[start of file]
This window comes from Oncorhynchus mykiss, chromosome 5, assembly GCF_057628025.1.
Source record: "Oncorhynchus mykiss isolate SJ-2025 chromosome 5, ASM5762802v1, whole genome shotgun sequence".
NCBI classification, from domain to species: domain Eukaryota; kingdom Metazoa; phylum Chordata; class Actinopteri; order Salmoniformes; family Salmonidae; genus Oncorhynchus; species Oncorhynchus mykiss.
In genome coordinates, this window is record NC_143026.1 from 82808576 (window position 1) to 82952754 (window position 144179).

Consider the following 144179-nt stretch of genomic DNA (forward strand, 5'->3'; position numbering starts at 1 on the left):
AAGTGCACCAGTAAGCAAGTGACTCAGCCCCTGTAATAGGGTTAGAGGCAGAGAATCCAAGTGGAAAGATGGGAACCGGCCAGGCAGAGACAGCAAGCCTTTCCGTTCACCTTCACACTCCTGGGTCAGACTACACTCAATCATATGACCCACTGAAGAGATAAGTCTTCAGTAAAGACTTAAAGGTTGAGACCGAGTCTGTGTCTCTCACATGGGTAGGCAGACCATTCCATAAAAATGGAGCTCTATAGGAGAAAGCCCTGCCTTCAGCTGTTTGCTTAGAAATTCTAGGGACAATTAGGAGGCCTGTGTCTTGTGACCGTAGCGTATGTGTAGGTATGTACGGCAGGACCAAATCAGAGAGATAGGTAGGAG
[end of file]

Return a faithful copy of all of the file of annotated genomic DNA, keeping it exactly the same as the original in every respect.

This window comes from Oncorhynchus mykiss, chromosome 5, assembly GCF_057628025.1.
Source record: "Oncorhynchus mykiss isolate SJ-2025 chromosome 5, ASM5762802v1, whole genome shotgun sequence".
NCBI classification, from domain to species: domain Eukaryota; kingdom Metazoa; phylum Chordata; class Actinopteri; order Salmoniformes; family Salmonidae; genus Oncorhynchus; species Oncorhynchus mykiss.
In genome coordinates, this window is record NC_143026.1 from 82808576 (window position 1) to 82952754 (window position 144179).

Consider the following 144179-nt stretch of genomic DNA (forward strand, 5'->3'; position numbering starts at 1 on the left):
AAGTGCACCAGTAAGCAAGTGACTCAGCCCCTGTAATAGGGTTAGAGGCAGAGAATCCAAGTGGAAAGATGGGAACCGGCCAGGCAGAGACAGCAAGCCTTTCCGTTCACCTTCACACTCCTGGGTCAGACTACACTCAATCATATGACCCACTGAAGAGATAAGTCTTCAGTAAAGACTTAAAGGTTGAGACCGAGTCTGTGTCTCTCACATGGGTAGGCAGACCATTCCATAAAAATGGAGCTCTATAGGAGAAAGCCCTGCCTTCAGCTGTTTGCTTAGAAATTCTAGGGACAATTAGGAGGCCTGTGTCTTGTGACCGTAGCGTATGTGTAGGTATGTACGGCAGGACCAAATCAGAGAGATAGGTAGGAG